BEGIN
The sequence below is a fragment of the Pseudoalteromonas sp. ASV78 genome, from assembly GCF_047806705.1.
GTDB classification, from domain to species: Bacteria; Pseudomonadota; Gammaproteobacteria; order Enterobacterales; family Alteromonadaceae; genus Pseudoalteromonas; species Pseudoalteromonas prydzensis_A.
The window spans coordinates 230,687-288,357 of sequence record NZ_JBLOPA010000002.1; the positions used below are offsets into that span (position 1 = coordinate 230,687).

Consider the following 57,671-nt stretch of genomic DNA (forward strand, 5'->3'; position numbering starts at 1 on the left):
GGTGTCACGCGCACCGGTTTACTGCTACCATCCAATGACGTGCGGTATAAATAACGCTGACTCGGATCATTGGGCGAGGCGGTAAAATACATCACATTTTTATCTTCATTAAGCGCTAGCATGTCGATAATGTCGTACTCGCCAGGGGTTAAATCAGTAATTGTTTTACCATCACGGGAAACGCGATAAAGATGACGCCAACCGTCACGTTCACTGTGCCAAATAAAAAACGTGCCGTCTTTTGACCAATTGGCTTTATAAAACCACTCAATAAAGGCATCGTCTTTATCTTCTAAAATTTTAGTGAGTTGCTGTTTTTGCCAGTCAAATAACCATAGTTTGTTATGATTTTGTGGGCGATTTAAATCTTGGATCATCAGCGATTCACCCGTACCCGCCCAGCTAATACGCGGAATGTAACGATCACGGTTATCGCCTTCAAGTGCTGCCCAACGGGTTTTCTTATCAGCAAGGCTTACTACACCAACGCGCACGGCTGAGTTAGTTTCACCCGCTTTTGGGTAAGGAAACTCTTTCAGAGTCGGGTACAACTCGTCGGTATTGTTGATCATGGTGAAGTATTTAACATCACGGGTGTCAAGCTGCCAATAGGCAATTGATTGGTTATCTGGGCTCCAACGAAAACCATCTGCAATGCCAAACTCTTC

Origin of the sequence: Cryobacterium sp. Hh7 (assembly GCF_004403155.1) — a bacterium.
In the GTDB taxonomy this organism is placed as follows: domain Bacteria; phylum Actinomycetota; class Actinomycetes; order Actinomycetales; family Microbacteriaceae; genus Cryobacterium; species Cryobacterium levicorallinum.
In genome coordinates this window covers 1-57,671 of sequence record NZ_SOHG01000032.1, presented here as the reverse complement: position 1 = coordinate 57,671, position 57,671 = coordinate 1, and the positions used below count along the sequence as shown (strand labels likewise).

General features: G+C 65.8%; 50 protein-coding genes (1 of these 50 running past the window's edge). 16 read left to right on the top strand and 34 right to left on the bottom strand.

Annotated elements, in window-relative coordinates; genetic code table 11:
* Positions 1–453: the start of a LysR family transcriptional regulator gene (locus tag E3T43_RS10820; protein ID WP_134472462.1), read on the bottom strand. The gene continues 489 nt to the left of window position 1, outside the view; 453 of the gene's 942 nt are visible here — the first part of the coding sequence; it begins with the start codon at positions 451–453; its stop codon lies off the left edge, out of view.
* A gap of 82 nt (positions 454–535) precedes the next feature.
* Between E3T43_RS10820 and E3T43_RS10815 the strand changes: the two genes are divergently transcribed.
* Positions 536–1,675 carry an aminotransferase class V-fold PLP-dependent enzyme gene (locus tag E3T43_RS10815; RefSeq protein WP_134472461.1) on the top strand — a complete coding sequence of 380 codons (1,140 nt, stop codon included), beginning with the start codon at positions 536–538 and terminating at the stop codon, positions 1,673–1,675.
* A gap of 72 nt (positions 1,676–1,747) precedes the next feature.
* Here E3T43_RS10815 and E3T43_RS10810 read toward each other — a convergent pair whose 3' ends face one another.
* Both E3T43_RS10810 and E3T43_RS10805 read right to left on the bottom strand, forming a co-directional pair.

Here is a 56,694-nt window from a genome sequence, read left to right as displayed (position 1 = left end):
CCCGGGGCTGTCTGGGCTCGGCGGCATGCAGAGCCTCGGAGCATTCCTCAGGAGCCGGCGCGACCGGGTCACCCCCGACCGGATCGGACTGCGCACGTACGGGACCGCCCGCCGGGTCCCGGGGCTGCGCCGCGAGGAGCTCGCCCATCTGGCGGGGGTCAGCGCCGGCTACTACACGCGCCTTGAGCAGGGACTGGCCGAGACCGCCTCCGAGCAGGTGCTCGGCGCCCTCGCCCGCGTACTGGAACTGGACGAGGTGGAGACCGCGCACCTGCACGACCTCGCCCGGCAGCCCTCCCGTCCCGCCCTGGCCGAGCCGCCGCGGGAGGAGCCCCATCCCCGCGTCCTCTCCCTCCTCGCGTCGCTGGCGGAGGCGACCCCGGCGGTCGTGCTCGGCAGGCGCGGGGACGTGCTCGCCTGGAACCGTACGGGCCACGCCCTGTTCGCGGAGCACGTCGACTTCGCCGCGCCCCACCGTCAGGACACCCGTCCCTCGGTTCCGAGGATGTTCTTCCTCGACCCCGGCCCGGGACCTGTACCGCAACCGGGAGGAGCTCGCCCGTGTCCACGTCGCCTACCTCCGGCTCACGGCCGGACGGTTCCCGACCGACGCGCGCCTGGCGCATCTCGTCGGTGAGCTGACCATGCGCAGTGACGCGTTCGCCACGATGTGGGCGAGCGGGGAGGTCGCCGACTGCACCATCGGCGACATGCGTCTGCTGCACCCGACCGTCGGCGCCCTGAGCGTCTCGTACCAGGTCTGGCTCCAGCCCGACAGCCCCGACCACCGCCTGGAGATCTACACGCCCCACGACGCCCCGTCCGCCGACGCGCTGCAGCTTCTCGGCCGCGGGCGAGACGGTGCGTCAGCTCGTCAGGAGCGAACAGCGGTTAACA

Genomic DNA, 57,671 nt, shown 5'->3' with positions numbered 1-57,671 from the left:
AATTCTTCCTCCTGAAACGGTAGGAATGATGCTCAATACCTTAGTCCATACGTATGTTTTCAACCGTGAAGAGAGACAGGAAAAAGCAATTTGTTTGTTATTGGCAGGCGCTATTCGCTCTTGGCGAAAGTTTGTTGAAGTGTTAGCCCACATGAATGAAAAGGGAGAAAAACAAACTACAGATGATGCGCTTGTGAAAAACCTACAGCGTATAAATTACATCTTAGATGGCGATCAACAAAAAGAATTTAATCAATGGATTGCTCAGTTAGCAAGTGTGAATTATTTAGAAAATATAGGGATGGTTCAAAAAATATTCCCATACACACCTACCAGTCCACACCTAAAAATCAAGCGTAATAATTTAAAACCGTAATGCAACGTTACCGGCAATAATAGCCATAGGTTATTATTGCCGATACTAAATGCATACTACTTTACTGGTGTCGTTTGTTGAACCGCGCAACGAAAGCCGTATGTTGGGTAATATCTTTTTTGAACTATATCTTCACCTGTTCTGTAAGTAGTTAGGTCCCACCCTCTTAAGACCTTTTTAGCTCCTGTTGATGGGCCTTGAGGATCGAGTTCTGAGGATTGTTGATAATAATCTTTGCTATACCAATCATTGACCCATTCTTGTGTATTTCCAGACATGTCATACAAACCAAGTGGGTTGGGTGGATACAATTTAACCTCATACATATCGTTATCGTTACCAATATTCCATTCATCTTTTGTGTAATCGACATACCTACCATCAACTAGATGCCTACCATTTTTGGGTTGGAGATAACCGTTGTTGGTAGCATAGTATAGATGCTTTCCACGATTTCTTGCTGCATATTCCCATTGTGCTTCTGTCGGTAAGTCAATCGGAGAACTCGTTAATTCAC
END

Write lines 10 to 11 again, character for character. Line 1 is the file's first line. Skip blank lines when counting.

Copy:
Annotated elements, in window-relative coordinates; genetic code table 11:
* Positions 1–453: the start of a LysR family transcriptional regulator gene (locus tag E3T43_RS10820; protein ID WP_134472462.1), read on the bottom strand. The gene continues 489 nt to the left of window position 1, outside the view; 453 of the gene's 942 nt are visible here — the first part of the coding sequence; it begins with the start codon at positions 451–453; its stop codon lies off the left edge, out of view.